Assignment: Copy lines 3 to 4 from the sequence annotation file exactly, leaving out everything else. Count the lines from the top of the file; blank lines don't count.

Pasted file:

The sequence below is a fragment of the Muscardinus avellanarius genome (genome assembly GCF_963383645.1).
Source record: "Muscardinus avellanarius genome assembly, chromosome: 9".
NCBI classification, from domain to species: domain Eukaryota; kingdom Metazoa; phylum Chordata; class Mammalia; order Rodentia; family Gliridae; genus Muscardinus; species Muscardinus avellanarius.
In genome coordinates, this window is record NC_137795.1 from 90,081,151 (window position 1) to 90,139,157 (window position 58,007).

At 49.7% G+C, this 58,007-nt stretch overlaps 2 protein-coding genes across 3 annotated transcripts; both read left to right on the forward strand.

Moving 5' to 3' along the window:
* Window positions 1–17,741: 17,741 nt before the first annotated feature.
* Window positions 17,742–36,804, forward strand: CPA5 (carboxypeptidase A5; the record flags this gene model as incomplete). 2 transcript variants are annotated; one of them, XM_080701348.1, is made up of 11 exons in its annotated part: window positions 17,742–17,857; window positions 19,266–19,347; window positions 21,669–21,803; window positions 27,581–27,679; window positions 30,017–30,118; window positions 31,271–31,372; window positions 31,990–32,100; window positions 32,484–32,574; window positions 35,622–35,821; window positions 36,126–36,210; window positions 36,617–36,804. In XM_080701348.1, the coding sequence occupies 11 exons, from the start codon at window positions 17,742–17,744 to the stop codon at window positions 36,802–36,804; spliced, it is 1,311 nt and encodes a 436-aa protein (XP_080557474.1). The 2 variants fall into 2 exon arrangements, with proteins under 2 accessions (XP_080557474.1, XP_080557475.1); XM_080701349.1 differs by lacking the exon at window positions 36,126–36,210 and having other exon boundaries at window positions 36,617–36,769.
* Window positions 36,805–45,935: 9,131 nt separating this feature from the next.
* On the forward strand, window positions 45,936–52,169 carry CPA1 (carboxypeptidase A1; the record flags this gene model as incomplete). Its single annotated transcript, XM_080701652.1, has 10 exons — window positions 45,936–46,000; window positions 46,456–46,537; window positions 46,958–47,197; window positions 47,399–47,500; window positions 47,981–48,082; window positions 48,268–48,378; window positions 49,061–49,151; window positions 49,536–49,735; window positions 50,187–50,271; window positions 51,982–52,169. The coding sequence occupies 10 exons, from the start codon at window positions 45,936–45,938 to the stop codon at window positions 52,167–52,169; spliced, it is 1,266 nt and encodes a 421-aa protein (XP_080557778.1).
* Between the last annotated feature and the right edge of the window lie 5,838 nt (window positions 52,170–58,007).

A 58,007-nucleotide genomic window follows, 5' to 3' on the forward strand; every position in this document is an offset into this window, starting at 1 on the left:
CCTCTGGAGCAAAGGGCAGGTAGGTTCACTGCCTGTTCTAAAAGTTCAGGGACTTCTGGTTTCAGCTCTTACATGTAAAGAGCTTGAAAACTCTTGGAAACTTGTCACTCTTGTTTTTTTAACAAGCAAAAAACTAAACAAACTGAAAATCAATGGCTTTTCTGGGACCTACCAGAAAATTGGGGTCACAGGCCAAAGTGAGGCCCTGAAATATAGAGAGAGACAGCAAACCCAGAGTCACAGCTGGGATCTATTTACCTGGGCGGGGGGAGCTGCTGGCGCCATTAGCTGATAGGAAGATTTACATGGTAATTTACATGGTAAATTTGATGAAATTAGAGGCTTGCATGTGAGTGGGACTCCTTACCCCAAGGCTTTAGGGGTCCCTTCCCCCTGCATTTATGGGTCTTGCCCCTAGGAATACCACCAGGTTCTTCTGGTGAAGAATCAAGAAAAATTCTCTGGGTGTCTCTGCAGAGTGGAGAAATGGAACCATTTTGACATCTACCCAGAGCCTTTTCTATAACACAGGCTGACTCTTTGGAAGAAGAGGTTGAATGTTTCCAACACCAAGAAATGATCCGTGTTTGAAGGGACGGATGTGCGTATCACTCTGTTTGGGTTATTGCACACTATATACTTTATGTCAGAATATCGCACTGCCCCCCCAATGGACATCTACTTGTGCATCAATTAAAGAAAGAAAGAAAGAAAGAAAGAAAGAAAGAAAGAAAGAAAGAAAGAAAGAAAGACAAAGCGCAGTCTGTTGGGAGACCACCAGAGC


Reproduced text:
NCBI classification, from domain to species: domain Eukaryota; kingdom Metazoa; phylum Chordata; class Mammalia; order Rodentia; family Gliridae; genus Muscardinus; species Muscardinus avellanarius.
In genome coordinates, this window is record NC_137795.1 from 90,081,151 (window position 1) to 90,139,157 (window position 58,007).